Broker Check

Our Retirement Planning Process for the Middle Class

| May 05, 2016
Retirement Planning

Financial-planning based process

Provides analysis before you make any financial changes or commitment

Fiduciary Standard:  Acting in the best interests of the client.  Putting the clients' interests above the advisor.  Fully embracing the Fiduciary Standard wherever regulations & laws permit it.  Please also see the Fiduciary Tab for more information.  

Complimentary Consultation: 

Based on your goals and your specific facts & data

  1. Conversations with all of the relevant decision-makers and asset owners.
  2. Review of actual documents (not yellow pad or screen shot summaries.)

Retirement Income Planning: Each person might have her / his own definition of a secure retirement.  It could be "X" amount of "money in the bank" ... investments ... or perhaps a monthly income amount.  A great many clients are happiest when:

  1. A monthly check (these days - electronic) hits their account "automatically."
  2. That deposit is guaranteed both lifetimes
  3. That amount has the possibility of going up and being locked in.

Holistic Planning: Many elements of your situation may not currently be nailed down to your own satisfaction.  You might not be aware of some or all of these items.  This lack of "Big Picture" planning could put your retirement or your spouse's retirement at risk.  Many other elements might and perhaps should be covered as part of your estate planning goals. Holistic Planning should be done in the areas that concern you ... but not on the topics that you do not care about.  Please also see the Holistic Tab.

Evidence-based stock index Investing:  Stock / equity Investments that are based on indices, some well-known such as the S & P 500.  Broadly and fairly often, a stock index investment's underlying costs are much lower because index performance is known every business day.  Highly paid "Money Managers" making decisions on buying or selling "winners & losers" are rarely part of index investing. Research has shown that persistently outperforming a stock index such as the S & P 500 is rare.  And clients rarely benefit from outperformance even when it happens.  So the client's expense ratio can be lowered considerably, which many feel is usually in the clients' best interests.  I agree.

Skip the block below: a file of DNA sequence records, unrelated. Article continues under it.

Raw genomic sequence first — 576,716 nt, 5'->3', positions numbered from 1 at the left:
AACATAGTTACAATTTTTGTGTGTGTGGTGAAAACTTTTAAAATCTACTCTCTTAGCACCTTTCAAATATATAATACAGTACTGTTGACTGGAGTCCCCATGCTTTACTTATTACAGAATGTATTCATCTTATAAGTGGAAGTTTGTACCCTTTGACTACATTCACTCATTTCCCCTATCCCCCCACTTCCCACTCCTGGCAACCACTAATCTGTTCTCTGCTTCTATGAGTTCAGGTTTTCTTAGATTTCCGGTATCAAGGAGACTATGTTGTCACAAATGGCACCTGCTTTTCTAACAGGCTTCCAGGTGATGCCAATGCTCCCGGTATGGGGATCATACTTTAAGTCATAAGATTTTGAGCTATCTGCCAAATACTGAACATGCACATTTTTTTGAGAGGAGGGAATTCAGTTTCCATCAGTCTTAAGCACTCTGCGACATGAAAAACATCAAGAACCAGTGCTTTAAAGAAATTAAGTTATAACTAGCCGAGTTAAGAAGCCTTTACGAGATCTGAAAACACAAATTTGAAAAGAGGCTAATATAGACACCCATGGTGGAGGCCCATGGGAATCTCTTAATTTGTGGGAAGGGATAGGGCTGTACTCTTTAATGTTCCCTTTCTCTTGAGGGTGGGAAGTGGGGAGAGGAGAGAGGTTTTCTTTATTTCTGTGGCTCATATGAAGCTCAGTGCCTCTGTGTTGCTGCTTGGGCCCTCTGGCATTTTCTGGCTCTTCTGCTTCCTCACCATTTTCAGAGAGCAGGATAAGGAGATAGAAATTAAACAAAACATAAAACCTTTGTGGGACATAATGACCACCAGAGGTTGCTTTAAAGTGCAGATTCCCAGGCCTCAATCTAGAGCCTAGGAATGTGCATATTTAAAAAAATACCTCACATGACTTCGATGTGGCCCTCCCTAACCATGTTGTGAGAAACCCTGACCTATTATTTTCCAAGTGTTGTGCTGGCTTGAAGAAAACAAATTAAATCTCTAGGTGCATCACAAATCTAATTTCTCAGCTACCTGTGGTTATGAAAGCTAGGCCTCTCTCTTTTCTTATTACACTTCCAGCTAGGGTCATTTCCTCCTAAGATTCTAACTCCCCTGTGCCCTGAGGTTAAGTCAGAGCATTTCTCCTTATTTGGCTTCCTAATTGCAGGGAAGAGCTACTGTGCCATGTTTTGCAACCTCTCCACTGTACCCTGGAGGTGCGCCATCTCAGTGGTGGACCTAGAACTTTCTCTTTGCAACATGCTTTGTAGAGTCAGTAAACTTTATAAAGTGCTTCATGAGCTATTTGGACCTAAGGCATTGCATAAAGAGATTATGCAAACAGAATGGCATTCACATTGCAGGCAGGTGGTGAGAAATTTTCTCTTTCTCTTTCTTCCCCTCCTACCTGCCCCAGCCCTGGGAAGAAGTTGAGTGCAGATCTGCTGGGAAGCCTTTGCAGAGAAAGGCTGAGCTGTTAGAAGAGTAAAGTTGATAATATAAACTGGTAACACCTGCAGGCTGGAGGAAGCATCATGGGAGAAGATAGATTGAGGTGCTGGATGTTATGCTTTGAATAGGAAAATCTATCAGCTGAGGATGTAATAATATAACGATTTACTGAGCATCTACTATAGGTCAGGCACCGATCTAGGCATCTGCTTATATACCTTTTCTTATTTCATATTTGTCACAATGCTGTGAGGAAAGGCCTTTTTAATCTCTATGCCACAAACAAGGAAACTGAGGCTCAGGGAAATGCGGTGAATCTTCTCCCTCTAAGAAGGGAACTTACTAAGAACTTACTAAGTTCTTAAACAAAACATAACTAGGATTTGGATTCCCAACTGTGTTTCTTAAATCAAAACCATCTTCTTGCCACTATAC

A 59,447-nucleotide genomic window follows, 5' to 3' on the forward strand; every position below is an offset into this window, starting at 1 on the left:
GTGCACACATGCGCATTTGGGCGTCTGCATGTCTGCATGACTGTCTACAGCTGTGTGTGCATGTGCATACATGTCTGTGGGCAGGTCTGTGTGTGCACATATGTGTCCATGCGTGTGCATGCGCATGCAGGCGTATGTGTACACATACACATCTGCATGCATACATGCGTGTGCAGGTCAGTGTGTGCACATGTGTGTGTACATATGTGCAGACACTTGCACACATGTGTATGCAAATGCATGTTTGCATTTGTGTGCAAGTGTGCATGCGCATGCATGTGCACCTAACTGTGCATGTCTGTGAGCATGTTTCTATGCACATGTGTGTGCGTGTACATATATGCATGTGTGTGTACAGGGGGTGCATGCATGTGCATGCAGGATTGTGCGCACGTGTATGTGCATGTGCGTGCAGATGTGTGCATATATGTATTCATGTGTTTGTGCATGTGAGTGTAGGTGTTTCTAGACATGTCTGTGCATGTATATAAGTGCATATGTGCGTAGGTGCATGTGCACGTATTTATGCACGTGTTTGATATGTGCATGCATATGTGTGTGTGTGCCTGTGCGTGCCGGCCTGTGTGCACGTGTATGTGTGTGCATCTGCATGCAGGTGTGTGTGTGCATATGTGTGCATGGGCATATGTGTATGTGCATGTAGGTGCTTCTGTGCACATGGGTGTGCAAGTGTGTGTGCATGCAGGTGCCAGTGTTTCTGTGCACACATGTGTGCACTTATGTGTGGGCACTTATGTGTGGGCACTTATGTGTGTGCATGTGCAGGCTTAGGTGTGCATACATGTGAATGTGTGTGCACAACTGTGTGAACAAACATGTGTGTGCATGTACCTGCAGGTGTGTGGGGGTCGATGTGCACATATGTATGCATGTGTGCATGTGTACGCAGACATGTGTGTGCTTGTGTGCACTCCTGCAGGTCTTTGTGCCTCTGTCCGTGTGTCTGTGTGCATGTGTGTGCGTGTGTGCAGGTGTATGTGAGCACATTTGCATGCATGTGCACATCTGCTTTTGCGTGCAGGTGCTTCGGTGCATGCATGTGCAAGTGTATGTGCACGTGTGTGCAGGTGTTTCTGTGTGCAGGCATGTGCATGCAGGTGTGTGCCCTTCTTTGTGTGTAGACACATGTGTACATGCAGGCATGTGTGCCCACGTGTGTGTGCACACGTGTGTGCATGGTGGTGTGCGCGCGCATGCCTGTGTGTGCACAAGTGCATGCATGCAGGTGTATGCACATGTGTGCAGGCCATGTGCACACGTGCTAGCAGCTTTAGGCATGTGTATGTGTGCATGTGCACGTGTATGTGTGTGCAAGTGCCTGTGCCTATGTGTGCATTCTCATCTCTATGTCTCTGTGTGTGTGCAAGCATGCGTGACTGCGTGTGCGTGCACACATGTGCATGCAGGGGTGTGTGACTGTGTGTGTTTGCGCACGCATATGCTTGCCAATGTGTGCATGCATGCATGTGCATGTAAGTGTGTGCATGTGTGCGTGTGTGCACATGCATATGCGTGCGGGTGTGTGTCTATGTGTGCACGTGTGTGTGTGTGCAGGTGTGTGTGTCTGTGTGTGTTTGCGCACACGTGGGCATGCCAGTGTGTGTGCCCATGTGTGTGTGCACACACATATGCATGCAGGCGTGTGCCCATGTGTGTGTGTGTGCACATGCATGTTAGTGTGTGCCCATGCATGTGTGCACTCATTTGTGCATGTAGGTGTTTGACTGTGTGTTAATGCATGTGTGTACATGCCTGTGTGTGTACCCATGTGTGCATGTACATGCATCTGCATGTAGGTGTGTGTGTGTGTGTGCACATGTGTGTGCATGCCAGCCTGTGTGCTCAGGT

Insurance Needs & Cost Analyses:  At some point in the distant past, insurance was perhaps simpler and more straightforward than it is now.  So pure product proposals could be made at no charge.  Now, things are more complex and this part of Holistic Planning might fall under some kind of Planning Fee Structure:

  1. Can you reduce your coverages & / or costs?
  2. Can you safely drop coverage that is no longer needed?
  3. Can you get more coverage at the same cost?
  4. Are there gaps that could put you or your spouse / partner in big financial trouble at / near retirement with no time to recover?
  5. Are there choices you didn't know you had?

No dollar minimums or exclusivity required: We do not set an arbitrary minimum dollar amount to accept a client.  And we do not require exclusivity.  However, to meet our obligation to serve your interests, we do require all of the data and documents.  (Various sponsor and / or product providers may, however, set dollar minimums for specific items.)

Fees:

  • Transparent
  • Multiple formats
  • Appropriate:

Transparency Before you obligate yourself or make any changes, fees should be disclosed legibly and clearly

Multiple fee formats

  1. "AUM" (Percentage of "Assets Under Management")
  2. Flat fee
  3. Hourly

Appropriate fees:  $300,000 in AUM fees, even over a 30 year period, is in my view too large for a $1,000,000 "advisory" account.  Many in the industry charge this kind of fee but "include" a certain level of Holistic Planning without an additional charge.  But often the Holistic Planning ... from the clients' own perspective after discussion ... is inadequate.  

Flavors of Financial Folks:   Don't go to a Neurosurgeon for your Primary Care
In financial services widely defined, there are many different flavors of people. Buying one specific product or using one specific service from a specialist may be in your Best Interests.  "Back in the day," before the public sometimes objected, access to a medical specialist was sometimes restricted by a Primary Care Doctor who served as "gatekeeper."  The theory was to avoid unnecessary and / or overly expensive care for a given medical condition.  Free markets mean these restrictions don't much exist in medicine or finance.  Just don't expect a comprehensive analysis and diagnosis of your complete situation from a "neurosurgeon" / specialist who provides only one product or service.  

Conflicts of Interest ... can take many forms.  An RIA, for example, is legally required to operate under the Fiduciary Duty.  Some RIA's might have a narrow business model.  Some might offer one service -- "Managed Money" paid for on a percentage of "AUM" basis.  There is absolutely nothing wrong with that narrow model.  But one narrow model doesn't fit everyone